This is my second post of observations from the World Business Forum in NYC. My first post , covering the 1st Day of the conference, tied all the presentations on Leadership into the theme of “sitting tall in the saddle“.
This post continues the thread on Leadership, but from a slightly different direction. The 2nd Day speakers, particularly in the afternoon sessions, made it clear to me that a lot of effective leadership practice is hiding in plain sight.
That is, sometimes we go too deep in searching for answers. The best illustration I can offer came from one of the speakers, the CEO of Kraft Foods, Irene Rosenfeld.
Ms. Rosenfeld has turned Kraft around by simply making some common sense observations, and not necessary digging too deep into what I’m sure was reams and reams of data that showed the arrows pointing downward.
The one in particular that was hiding in plain sight for Kraft?
The food needs to taste good.
I know, you must be saying to yourself – isn’t that just absolutely, positively obvious – they are a food company!
But apparently it wasn’t to the previous management – Rosenfeld discovered that way too many customers really didn’t like their products.
That, of course, has now changed, and the ship has been righted. But not before the discovery of what had been hiding in plain sight.
It’s the use of some good ‘ol common sense that really separates the great from the good.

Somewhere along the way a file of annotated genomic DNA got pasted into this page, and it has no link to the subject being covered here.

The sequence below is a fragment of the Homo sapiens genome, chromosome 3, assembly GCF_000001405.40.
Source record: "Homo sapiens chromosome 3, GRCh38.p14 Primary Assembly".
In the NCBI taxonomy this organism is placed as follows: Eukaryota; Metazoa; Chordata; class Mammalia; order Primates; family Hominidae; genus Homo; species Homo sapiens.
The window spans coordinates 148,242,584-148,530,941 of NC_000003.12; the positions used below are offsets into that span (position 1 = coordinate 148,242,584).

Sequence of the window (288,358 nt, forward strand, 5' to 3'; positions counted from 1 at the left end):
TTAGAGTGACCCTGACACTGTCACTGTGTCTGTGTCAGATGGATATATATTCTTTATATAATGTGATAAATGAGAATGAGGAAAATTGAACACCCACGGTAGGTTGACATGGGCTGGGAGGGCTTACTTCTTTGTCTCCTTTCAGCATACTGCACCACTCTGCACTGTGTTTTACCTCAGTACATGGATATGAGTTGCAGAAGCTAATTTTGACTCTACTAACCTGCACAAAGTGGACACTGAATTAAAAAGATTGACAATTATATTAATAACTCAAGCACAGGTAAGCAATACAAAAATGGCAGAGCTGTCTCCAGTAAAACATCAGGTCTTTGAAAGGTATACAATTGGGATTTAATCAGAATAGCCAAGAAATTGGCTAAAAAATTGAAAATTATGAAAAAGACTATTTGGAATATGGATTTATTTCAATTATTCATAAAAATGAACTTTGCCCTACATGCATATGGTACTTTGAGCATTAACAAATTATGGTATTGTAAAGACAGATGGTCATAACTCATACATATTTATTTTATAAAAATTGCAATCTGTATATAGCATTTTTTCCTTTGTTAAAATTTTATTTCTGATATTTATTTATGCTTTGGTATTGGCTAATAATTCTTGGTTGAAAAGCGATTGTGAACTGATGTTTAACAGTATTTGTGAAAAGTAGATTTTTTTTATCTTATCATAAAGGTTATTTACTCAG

This was also illustrated by the closing speaker President Bill Clinton. His speech was peppered with insights as to how he came to many of his tough decisions, and it was interesting how he would “connect the dots” with very basic observations. For example, when talking about lending money to Mexico, he would speak of being a “Good Neighbor” just as much as he would be dig into the economic and socioeconomic data.
He also was asked about his core Leadership principles – he cited 5:
- Have a vision
- Lay out a strategy
- Get the right people to execute it
- Sell it
- Use your charisma
Nothing very complicated here – once again, it’s usually all hiding in plain sight.
All too often the “too obvious” gets pushed aside – it can’t be that uncomplicated, could it? We need more analysis! We need more study! We need more committees!
Nope, we just need common sense leadership. Be a master of the obvious. You might not be crowned a genius – just as someone who “gets stuff done”. I’ll take that any day.